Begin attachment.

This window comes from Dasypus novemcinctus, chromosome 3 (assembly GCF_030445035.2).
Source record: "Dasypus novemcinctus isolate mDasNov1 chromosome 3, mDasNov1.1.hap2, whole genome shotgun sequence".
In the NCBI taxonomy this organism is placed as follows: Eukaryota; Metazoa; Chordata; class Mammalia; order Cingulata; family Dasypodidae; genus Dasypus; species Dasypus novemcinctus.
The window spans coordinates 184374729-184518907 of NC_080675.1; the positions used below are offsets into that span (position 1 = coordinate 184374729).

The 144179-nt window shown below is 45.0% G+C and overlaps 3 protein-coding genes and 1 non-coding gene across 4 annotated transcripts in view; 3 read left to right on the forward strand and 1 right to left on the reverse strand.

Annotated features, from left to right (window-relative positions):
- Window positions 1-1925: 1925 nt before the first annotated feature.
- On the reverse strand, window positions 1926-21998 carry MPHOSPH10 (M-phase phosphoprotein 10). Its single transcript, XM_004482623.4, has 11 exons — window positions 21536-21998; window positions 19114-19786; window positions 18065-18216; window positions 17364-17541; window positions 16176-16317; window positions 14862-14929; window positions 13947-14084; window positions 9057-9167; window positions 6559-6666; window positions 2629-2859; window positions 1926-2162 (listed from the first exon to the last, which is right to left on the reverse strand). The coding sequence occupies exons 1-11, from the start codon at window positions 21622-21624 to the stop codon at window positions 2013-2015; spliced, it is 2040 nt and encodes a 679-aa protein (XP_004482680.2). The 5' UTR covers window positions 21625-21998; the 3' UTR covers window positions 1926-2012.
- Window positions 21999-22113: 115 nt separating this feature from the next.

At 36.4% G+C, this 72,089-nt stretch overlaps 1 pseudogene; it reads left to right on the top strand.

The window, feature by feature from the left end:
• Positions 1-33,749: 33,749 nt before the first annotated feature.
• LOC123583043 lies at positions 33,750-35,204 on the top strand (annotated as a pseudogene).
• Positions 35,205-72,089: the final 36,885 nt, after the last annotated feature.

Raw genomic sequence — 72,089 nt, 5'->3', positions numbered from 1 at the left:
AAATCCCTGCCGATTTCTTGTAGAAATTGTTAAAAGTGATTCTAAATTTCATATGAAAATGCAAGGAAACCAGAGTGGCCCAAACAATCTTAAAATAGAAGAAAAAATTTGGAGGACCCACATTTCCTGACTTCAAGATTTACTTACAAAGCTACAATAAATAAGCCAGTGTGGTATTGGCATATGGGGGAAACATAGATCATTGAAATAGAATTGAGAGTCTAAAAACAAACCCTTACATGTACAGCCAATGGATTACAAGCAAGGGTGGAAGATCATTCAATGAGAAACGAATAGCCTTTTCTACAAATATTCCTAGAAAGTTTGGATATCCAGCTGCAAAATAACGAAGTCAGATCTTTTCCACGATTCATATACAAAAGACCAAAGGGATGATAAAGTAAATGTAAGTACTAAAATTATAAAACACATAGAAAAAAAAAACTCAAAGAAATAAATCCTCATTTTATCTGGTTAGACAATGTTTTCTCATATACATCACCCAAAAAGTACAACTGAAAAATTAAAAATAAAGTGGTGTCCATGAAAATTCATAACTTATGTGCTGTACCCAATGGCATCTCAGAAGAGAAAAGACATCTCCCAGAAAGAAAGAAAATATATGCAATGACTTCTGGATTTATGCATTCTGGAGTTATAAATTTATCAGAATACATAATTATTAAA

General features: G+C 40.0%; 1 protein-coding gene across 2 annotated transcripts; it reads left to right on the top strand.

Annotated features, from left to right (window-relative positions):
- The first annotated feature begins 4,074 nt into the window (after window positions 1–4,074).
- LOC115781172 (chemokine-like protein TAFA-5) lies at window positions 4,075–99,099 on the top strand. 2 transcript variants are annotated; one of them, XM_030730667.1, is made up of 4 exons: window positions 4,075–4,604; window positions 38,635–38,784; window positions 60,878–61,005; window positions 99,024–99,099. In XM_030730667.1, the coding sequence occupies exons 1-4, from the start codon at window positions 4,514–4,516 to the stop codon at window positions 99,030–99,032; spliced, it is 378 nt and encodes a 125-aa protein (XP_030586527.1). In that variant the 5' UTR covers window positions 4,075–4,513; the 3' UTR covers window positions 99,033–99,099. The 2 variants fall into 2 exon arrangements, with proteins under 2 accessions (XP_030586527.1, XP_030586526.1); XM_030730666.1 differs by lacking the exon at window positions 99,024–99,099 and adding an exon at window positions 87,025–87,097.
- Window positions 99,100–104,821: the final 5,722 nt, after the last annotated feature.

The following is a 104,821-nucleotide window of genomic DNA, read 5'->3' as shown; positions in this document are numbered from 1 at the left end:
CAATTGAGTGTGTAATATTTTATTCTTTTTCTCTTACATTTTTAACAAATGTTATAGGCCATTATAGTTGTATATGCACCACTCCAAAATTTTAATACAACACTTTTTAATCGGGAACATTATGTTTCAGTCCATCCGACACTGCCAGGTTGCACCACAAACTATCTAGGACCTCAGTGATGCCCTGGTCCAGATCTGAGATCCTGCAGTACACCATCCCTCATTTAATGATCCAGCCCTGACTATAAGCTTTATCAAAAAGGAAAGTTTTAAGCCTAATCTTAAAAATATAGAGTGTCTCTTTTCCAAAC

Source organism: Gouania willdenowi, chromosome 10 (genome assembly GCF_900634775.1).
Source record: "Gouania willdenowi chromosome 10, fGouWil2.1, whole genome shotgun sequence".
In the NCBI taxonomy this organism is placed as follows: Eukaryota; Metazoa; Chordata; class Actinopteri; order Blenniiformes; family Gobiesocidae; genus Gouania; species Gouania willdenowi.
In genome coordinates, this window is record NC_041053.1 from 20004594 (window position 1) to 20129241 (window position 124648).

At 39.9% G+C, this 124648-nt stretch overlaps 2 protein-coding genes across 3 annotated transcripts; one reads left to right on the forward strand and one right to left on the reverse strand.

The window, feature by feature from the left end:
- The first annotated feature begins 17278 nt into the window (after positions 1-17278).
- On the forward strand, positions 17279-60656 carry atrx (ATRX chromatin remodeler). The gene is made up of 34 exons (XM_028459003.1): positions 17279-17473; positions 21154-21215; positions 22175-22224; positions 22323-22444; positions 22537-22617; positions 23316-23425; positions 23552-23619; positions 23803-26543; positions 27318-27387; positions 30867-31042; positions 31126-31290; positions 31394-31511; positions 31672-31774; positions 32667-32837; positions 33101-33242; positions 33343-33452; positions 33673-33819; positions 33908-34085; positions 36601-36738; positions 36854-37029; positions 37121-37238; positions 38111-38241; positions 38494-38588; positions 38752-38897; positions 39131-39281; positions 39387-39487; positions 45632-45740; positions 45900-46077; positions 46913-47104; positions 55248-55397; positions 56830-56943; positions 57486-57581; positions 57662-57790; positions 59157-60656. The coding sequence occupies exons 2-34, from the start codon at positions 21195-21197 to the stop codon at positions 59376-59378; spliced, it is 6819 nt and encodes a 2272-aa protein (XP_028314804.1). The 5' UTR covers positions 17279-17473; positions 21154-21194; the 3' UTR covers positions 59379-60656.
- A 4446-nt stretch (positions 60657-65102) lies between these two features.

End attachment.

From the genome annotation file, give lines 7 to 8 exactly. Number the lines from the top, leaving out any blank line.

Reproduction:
- Window positions 1-1925: 1925 nt before the first annotated feature.
- On the reverse strand, window positions 1926-21998 carry MPHOSPH10 (M-phase phosphoprotein 10). Its single transcript, XM_004482623.4, has 11 exons — window positions 21536-21998; window positions 19114-19786; window positions 18065-18216; window positions 17364-17541; window positions 16176-16317; window positions 14862-14929; window positions 13947-14084; window positions 9057-9167; window positions 6559-6666; window positions 2629-2859; window positions 1926-2162 (listed from the first exon to the last, which is right to left on the reverse strand). The coding sequence occupies exons 1-11, from the start codon at window positions 21622-21624 to the stop codon at window positions 2013-2015; spliced, it is 2040 nt and encodes a 679-aa protein (XP_004482680.2). The 5' UTR covers window positions 21625-21998; the 3' UTR covers window positions 1926-2012.